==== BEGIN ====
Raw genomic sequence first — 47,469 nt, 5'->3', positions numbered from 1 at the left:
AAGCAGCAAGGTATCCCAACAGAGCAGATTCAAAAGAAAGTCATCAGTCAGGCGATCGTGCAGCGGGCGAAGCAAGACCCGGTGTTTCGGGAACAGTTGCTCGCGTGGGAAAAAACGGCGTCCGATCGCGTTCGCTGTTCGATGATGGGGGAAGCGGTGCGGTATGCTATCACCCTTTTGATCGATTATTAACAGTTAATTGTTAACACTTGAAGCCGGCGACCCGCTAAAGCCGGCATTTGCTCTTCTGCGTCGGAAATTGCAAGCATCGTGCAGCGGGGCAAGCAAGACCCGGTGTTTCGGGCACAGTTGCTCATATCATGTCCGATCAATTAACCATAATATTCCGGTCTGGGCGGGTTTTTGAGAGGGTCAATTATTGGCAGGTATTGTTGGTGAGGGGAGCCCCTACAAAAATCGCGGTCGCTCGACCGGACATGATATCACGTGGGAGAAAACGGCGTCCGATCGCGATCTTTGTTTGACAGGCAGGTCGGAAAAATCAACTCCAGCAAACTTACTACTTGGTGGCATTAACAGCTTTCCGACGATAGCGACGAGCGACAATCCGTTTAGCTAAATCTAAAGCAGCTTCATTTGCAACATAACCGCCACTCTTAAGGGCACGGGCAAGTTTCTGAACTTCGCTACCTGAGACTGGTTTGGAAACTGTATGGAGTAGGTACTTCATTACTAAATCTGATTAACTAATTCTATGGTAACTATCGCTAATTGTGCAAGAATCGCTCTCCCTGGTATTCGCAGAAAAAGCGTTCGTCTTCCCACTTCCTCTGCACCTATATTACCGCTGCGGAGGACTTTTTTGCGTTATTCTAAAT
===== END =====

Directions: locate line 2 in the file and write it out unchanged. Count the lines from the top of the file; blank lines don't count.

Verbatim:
AAGCAGCAAGGTATCCCAACAGAGCAGATTCAAAAGAAAGTCATCAGTCAGGCGATCGTGCAGCGGGCGAAGCAAGACCCGGTGTTTCGGGAACAGTTGCTCGCGTGGGAAAAAACGGCGTCCGATCGCGTTCGCTGTTCGATGATGGGGGAAGCGGTGCGGTATGCTATCACCCTTTTGATCGATTATTAACAGTTAATTGTTAACACTTGAAGCCGGCGACCCGCTAAAGCCGGCATTTGCTCTTCTGCGTCGGAAATTGCAAGCATCGTGCAGCGGGGCAAGCAAGACCCGGTGTTTCGGGCACAGTTGCTCATATCATGTCCGATCAATTAACCATAATATTCCGGTCTGGGCGGGTTTTTGAGAGGGTCAATTATTGGCAGGTATTGTTGGTGAGGGGAGCCCCTACAAAAATCGCGGTCGCTCGACCGGACATGATATCACGTGGGAGAAAACGGCGTCCGATCGCGATCTTTGTTTGACAGGCAGGTCGGAAAAATCAACTCCAGCAAACTTACTACTTGGTGGCATTAACAGCTTTCCGACGATAGCGACGAGCGACAATCCGTTTAGCTAAATCTAAAGCAGCTTCATTTGCAACATAACCGCCACTCTTAAGGGCACGGGCAAGTTTCTGAACTTCGCTACCTGAGACTGGTTTGGAAACTGTATGGAGTAGGTACTTCATTACTAAATCTGATTAACTAATTCTATGGTAACTATCGCTAATTGTGCAAGAATCGCTCTCCCTGGTATTCGCAGAAAAAGCGTTCGTCTTCCCACTTCCTCTGCACCTATATTACCGCTGCGGAGGACTTTTTTGCGTTATTCTAAAT